Blackhawks respond to #BanTheStripper fan movement, by banning 'The Stripper'

Harrison Mooney
August 13, 2014
Chicago Blackhawks fans greet with players before they get on the ice before Game 2 of the Western Conference finals in the NHL hockey Stanley Cup playoffs against the Los Angeles Kings in Chicago on Wednesday, May 21,  2014
Chicago Blackhawks fans greet with players before they get on the ice before Game 2 of the Western Conference finals in the NHL hockey Stanley Cup playoffs against the Los Angeles Kings in Chicago on Wednesday, May 21, 2014. (AP Photo/Nam Y. Huh)

The Chicago Blackhawks have finally listened to their fans. "The Stripper" is no more.

On Tuesday, we discussed the "Shoot the Puck" game that's become a staple of Blackhawks home games. In the intermission segment, fans are selected, presumably at random, to shoot at the goal from center ice. It's mostly harmless, except when beautiful women take their turn, Frank Pellico's organ launches into a rendition of sleazy instrumental track "The Stripper".

This has been going on for decades, and while many fans have expressed their frustration with this casual sexism over the years, the Blackhawks have been slow to respond.

Backlash has been mounting this summer, however, and on the heels of a confrontation at Blackhawks Convention, which stoked the fires of a movement online, Blackhawks CEO John McDonough told Mark Lazerus of the Chicago Sun-Times that the team would finally be doing something about it.

"I think you’ve heard the last of Frank Pellico playing 'The Stripper'," he said. More, from the Sun-Times:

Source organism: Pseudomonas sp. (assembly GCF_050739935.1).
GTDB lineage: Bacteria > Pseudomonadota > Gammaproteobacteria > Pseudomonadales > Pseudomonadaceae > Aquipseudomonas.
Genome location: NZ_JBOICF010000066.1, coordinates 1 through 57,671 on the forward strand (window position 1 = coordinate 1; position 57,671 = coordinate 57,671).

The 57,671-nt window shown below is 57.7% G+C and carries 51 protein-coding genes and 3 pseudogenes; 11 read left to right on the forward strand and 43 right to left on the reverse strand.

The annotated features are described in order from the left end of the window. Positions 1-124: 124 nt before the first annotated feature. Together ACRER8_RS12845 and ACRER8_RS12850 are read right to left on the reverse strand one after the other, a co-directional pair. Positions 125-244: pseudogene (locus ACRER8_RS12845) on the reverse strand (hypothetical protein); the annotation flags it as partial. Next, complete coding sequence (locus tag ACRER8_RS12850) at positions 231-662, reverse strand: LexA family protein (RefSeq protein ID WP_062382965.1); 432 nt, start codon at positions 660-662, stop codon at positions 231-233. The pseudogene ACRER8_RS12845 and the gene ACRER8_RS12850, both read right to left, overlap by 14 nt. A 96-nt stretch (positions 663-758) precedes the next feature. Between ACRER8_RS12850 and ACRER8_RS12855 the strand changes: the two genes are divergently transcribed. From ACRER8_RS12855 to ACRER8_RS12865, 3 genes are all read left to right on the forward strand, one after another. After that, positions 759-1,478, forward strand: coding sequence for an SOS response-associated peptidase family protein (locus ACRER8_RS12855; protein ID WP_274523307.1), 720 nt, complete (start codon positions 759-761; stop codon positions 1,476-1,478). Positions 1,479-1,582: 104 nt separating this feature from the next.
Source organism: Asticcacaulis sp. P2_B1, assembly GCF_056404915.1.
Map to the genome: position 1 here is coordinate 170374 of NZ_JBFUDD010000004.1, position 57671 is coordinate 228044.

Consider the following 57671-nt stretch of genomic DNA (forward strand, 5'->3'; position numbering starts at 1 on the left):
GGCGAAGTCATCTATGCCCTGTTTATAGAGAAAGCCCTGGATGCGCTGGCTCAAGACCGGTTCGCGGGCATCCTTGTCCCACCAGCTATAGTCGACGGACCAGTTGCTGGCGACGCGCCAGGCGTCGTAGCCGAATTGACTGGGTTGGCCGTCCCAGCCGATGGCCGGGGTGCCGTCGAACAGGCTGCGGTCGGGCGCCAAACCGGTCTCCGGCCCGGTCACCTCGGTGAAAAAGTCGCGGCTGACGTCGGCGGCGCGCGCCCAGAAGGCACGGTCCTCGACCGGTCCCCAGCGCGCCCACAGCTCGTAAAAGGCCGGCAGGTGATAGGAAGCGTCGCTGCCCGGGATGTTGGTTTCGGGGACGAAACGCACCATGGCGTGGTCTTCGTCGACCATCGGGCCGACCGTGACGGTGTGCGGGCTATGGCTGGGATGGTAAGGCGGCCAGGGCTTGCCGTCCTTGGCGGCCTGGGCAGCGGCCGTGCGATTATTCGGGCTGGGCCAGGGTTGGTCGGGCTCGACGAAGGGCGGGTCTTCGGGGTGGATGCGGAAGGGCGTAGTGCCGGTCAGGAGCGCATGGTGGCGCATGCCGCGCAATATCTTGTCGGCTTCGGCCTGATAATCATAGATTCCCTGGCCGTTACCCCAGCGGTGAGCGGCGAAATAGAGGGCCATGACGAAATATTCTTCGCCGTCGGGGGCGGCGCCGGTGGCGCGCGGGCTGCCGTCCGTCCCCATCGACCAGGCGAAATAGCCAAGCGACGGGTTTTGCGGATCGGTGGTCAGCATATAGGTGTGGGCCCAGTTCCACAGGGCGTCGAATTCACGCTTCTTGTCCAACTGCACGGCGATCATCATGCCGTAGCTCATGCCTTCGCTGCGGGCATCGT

McDonough wouldn’t say for certain if the Shoot the Puck selection process would be overhauled completely — he said he rarely, if ever, watches Shoot the Puck, and therefore “can’t give you an opinion” — but said the Hawks heard their fans’ message loud and clear.

“We have to listen,” he said. “We have to be aware. We have to react when appropriate — not overreact, but react. We take all of this very seriously. We have had to take a look at every single element, every aspect of our operation, our hockey business from A to Z. I certainly have read the stories, and I understand the sensitive nature of all of that.”

As for other complaints, such as getting more women involved at next year's Blackhawks Convention, McDonough was less committal.

"We hear the feedback, we respect it, we’re distilling it." he said

Not everything is settled, then, but this is still a big win for the Blackhawks fan community, who spoke up and pressed to get the casual sexism out of "Shoot the Puck". It's also encouraging, as it shows the Blackhawks are indeed willing to listen to reason. 

Next up: Ban Chelsea Dagger. Not because there's anything inherently wrong with it. It's just annoying.